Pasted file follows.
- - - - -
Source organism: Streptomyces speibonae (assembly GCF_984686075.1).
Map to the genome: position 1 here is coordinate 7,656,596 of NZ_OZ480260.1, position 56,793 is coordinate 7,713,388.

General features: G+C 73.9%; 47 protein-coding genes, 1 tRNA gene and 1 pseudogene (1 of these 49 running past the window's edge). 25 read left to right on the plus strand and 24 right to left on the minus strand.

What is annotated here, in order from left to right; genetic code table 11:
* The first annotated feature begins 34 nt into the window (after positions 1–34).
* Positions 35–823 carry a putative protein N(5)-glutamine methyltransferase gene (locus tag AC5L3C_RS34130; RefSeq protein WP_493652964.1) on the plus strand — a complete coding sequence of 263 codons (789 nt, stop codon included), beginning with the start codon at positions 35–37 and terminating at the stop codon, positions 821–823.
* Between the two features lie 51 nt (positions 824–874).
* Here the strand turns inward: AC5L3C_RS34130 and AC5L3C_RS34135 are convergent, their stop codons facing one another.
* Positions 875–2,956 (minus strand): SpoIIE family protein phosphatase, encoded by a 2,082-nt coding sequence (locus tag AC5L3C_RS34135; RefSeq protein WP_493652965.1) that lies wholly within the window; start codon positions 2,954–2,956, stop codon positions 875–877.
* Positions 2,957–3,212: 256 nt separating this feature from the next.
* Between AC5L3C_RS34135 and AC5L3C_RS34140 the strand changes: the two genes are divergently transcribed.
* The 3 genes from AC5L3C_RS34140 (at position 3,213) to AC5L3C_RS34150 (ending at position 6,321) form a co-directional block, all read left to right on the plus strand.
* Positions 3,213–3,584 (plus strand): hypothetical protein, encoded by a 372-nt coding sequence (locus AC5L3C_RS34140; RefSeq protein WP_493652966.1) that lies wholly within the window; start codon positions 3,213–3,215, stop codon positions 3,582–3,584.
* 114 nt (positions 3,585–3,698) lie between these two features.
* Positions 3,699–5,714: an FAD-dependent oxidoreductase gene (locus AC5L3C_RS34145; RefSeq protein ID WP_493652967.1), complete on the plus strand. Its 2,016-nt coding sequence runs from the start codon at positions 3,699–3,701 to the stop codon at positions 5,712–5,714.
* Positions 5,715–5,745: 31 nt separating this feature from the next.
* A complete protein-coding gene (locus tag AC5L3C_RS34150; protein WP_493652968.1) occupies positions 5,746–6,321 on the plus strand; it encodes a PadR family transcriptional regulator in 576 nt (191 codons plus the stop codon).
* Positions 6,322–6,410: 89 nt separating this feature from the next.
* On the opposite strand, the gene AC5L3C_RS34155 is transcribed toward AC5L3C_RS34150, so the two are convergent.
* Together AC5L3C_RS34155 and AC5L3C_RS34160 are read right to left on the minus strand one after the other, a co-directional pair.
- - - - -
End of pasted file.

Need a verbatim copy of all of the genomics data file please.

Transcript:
Source organism: Streptomyces speibonae (assembly GCF_984686075.1).
Map to the genome: position 1 here is coordinate 7,656,596 of NZ_OZ480260.1, position 56,793 is coordinate 7,713,388.

General features: G+C 73.9%; 47 protein-coding genes, 1 tRNA gene and 1 pseudogene (1 of these 49 running past the window's edge). 25 read left to right on the plus strand and 24 right to left on the minus strand.

What is annotated here, in order from left to right; genetic code table 11:
* The first annotated feature begins 34 nt into the window (after positions 1–34).
* Positions 35–823 carry a putative protein N(5)-glutamine methyltransferase gene (locus tag AC5L3C_RS34130; RefSeq protein WP_493652964.1) on the plus strand — a complete coding sequence of 263 codons (789 nt, stop codon included), beginning with the start codon at positions 35–37 and terminating at the stop codon, positions 821–823.
* Between the two features lie 51 nt (positions 824–874).
* Here the strand turns inward: AC5L3C_RS34130 and AC5L3C_RS34135 are convergent, their stop codons facing one another.
* Positions 875–2,956 (minus strand): SpoIIE family protein phosphatase, encoded by a 2,082-nt coding sequence (locus tag AC5L3C_RS34135; RefSeq protein WP_493652965.1) that lies wholly within the window; start codon positions 2,954–2,956, stop codon positions 875–877.
* Positions 2,957–3,212: 256 nt separating this feature from the next.
* Between AC5L3C_RS34135 and AC5L3C_RS34140 the strand changes: the two genes are divergently transcribed.
* The 3 genes from AC5L3C_RS34140 (at position 3,213) to AC5L3C_RS34150 (ending at position 6,321) form a co-directional block, all read left to right on the plus strand.
* Positions 3,213–3,584 (plus strand): hypothetical protein, encoded by a 372-nt coding sequence (locus AC5L3C_RS34140; RefSeq protein WP_493652966.1) that lies wholly within the window; start codon positions 3,213–3,215, stop codon positions 3,582–3,584.
* 114 nt (positions 3,585–3,698) lie between these two features.
* Positions 3,699–5,714: an FAD-dependent oxidoreductase gene (locus AC5L3C_RS34145; RefSeq protein ID WP_493652967.1), complete on the plus strand. Its 2,016-nt coding sequence runs from the start codon at positions 3,699–3,701 to the stop codon at positions 5,712–5,714.
* Positions 5,715–5,745: 31 nt separating this feature from the next.
* A complete protein-coding gene (locus tag AC5L3C_RS34150; protein WP_493652968.1) occupies positions 5,746–6,321 on the plus strand; it encodes a PadR family transcriptional regulator in 576 nt (191 codons plus the stop codon).
* Positions 6,322–6,410: 89 nt separating this feature from the next.
* On the opposite strand, the gene AC5L3C_RS34155 is transcribed toward AC5L3C_RS34150, so the two are convergent.
* Together AC5L3C_RS34155 and AC5L3C_RS34160 are read right to left on the minus strand one after the other, a co-directional pair.